Delayed Cord Clamping & Banking Umbilical Cord Blood
WHAT IS DELAYED CORD CLAMPING?
Delayed cord clamping is a birth practice in which the umbilical cord is not clamped or cut until after pulsations have ceased, or until after a given period has elapsed.
Many of our parents who want to store their child’s umbilical cord blood have questions about when to clamp the cord and how the timing affects cord blood collection volume and storage. With research and evidence showing the benefits of delayed cord clamping, coupled with parents wanting to store their child’s umbilical cord blood, the question is asked on many occasions: Is it possible to delay cord clamping and still collect umbilical cord blood?
The answer is yes, it is possible to do both under certain circumstances. Cord blood can be collected provided there is sufficient cord blood remaining in the cord, while also allowing some of the blood to flow to the baby.
A minimum of 10 ml of blood is necessary for processing and storage but low volumes may yield lower cell numbers. The more blood we are able to collect the better, in terms of stem cell numbers. At Smart Cells, we are typically able to process and store 95% of collections.
THE BENEFITS OF DELAYED CLAMPING
The umbilical cord is the lifeline between mother and baby during development in the womb. Through the umbilical cord, the baby receives all the oxygen, nutrients and blood needed to grow and develop.
At the time of birth, delaying cord clamping provides benefits to your baby, including contributing to a normal healthy blood volume, good oxygenation and heart rate for the transition to life outside of the womb. Additionally, some research has suggested a higher haemoglobin level with improved iron stores in early life could potentially have a favourable effect on development outcomes in infants for the first few months post-birth.
FACTORS THAT MAY AFFECT CORD BLOOD COLLECTION
Although delayed cord clamping may decrease the amount of blood that remains in the umbilical cord, it is often still possible to collect and bank cord blood.
It is important to note the amount of cord blood that can be collected depends on several factors. There is biological variation in blood flow rate from mothers to babies before clamping. Furthermore, over and above any timed delay in clamping, necessary time spent by the healthcare professionals attending to the delivery of the baby varies and can affect the outcome. The length of the umbilical cord, size of the placenta and effects of any blood clotting may also have an impact on the volume of cord blood available to collect.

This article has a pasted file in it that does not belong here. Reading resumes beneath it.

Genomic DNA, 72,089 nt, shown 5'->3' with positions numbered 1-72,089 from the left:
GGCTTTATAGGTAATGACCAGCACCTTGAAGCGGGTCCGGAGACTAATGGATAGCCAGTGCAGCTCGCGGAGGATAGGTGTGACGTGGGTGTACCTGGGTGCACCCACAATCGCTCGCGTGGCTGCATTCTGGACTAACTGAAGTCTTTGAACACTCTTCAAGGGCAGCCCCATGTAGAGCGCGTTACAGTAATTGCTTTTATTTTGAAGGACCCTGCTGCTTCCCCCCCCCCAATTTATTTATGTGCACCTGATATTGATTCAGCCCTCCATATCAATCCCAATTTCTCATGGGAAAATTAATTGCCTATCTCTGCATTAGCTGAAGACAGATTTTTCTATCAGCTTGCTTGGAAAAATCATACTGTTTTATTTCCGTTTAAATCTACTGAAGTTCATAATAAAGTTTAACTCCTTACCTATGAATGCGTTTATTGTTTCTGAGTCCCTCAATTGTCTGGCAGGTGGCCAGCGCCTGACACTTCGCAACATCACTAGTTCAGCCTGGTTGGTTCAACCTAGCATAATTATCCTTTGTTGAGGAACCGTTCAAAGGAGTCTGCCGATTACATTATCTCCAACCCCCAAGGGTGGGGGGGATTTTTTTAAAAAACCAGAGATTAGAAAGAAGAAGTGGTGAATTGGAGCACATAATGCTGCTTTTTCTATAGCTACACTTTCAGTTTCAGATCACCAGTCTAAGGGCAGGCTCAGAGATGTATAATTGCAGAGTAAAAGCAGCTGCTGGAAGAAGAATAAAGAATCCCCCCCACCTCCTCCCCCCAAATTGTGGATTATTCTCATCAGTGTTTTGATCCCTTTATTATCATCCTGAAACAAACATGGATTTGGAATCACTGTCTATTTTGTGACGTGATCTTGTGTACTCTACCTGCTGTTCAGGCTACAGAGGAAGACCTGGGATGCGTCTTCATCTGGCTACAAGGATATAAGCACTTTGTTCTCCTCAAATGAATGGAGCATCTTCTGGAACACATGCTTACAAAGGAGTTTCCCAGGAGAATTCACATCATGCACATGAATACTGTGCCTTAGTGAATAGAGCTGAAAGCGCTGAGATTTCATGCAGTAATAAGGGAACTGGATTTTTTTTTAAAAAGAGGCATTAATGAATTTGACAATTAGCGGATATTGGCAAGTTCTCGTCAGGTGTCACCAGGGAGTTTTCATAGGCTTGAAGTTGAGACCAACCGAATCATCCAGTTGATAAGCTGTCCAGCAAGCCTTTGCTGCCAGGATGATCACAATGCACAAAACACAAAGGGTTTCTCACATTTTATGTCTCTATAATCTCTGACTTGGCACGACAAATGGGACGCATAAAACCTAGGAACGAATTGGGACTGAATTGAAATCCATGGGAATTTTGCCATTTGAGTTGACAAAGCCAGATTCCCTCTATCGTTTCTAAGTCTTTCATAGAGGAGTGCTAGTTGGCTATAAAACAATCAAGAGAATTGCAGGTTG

Most often it is possible to have delayed cord blood clamping and still have plenty of cord blood left for banking, but sometimes relatively little cord blood remains. Unfortunately, no one can predict in advance how much cord blood can be collected when deciding whether to plan for delayed cord clamping.
HOW LONG SHOULD I CLAMP FOR?
It has been suggested that a delay of 1-2 minutes may typically leave sufficient cord blood to be stored but before making a decision, we encourage you to research WHO, NICE and RCOG guidelines (please see References below) so that you can make a fully informed decision about delayed clamping and what is best for you and your baby.
FINALLY, A WORD ON THE BENEFITS OF CORD TISSUE BANKING IN ADDITION TO CORD BLOOD BANKING
Cord Tissue is an extremely valuable source of stem cells called Mesenchymal Stem Cells (MSC’s) which are key cells in regenerative medicine. You can read more about the benefits of banking both cord blood and cord tissue stem cells here: https://www.smartcells.com/cord-blood-explained/umbilical-cord-blood-and-tissue-compared/
- WHO. Guideline: Delayed umbilical cord clamping for improved maternal and infant health and nutrition outcomes. Geneva, World Health Organization; 2014 http://apps.who.int/iris/bitstream/handle/10665/148793/9789241508209_eng.pdf
- National Institute for Health and Care Excellence (NICE) https://www.nice.org.uk/guidance/qs105/chapter/quality-statement-6-delayed-cord-clamping
- The Royal College of Obstetricians and Gynaecologists (RCOG)
- The American College of Obstetricains and Gynaecologists
- Parents’ Guide to Cord Blood Foundation
- The Scientist. The Prescient Placenta. Christopher Coe.
- Frandberg S, Waldner B, Konar J, et al. High quality cord blood banking is feasible with delayed clmaping practices. The eight-year experience and current status of the national Swedish Cord Blood Bank. Cell and Tissue Banking 2016;17(3):439-448.
- National Institute for Health and Care Excellence (NICE) recommend ‘midwives and obstetricians do not clamp the cord earlier than 1 minute after the birth unless there is a concern about cord integrity or the baby’s heartbeat.’ and that it should be clamped before five minutes, although women should be supported if they wish this to be delayed further.
- The Royal College of Obstetricians and Gynaecologists (RCOG) guidance is that ‘The cord should not be clamped earlier than is necessary, based on clinical assessment of the situation.’